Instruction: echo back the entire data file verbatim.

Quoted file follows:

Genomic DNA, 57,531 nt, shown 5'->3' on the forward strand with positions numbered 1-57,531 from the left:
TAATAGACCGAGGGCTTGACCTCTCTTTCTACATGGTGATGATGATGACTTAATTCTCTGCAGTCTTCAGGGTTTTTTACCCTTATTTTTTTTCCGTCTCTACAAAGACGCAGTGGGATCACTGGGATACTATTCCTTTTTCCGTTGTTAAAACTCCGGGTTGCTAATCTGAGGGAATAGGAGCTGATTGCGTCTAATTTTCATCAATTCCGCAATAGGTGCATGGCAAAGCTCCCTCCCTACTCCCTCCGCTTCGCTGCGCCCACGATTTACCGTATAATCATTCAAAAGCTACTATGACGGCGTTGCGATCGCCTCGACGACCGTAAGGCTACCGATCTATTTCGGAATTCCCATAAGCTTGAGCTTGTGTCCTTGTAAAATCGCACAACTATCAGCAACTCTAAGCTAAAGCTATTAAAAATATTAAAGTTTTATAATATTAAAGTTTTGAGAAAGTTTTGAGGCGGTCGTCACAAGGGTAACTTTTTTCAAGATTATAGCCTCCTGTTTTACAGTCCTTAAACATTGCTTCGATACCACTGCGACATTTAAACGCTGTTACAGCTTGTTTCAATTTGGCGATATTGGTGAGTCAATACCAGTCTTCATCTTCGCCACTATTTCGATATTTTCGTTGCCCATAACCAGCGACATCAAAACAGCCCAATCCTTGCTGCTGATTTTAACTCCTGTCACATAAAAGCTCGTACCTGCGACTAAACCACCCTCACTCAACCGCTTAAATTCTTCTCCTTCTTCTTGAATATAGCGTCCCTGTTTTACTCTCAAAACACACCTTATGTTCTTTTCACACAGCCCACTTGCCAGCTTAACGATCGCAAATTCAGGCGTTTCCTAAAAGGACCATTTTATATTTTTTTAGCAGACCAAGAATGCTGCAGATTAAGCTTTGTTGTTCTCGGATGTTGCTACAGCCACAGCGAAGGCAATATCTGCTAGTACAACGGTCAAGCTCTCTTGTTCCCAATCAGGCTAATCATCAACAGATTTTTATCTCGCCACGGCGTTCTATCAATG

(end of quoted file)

Genomic DNA, 57,531 nt, shown 5'->3' on the forward strand with positions numbered 1-57,531 from the left:
TAATAGACCGAGGGCTTGACCTCTCTTTCTACATGGTGATGATGATGACTTAATTCTCTGCAGTCTTCAGGGTTTTTTACCCTTATTTTTTTTCCGTCTCTACAAAGACGCAGTGGGATCACTGGGATACTATTCCTTTTTCCGTTGTTAAAACTCCGGGTTGCTAATCTGAGGGAATAGGAGCTGATTGCGTCTAATTTTCATCAATTCCGCAATAGGTGCATGGCAAAGCTCCCTCCCTACTCCCTCCGCTTCGCTGCGCCCACGATTTACCGTATAATCATTCAAAAGCTACTATGACGGCGTTGCGATCGCCTCGACGACCGTAAGGCTACCGATCTATTTCGGAATTCCCATAAGCTTGAGCTTGTGTCCTTGTAAAATCGCACAACTATCAGCAACTCTAAGCTAAAGCTATTAAAAATATTAAAGTTTTATAATATTAAAGTTTTGAGAAAGTTTTGAGGCGGTCGTCACAAGGGTAACTTTTTTCAAGATTATAGCCTCCTGTTTTACAGTCCTTAAACATTGCTTCGATACCACTGCGACATTTAAACGCTGTTACAGCTTGTTTCAATTTGGCGATATTGGTGAGTCAATACCAGTCTTCATCTTCGCCACTATTTCGATATTTTCGTTGCCCATAACCAGCGACATCAAAACAGCCCAATCCTTGCTGCTGATTTTAACTCCTGTCACATAAAAGCTCGTACCTGCGACTAAACCACCCTCACTCAACCGCTTAAATTCTTCTCCTTCTTCTTGAATATAGCGTCCCTGTTTTACTCTCAAAACACACCTTATGTTCTTTTCACACAGCCCACTTGCCAGCTTAACGATCGCAAATTCAGGCGTTTCCTAAAAGGACCATTTTATATTTTTTTAGCAGACCAAGAATGCTGCAGATTAAGCTTTGTTGTTCTCGGATGTTGCTACAGCCACAGCGAAGGCAATATCTGCTAGTACAACGGTCAAGCTCTCTTGTTCCCAATCAGGCTAATCATCAACAGATTTTTATCTCGCCACGGCGTTCTATCAATG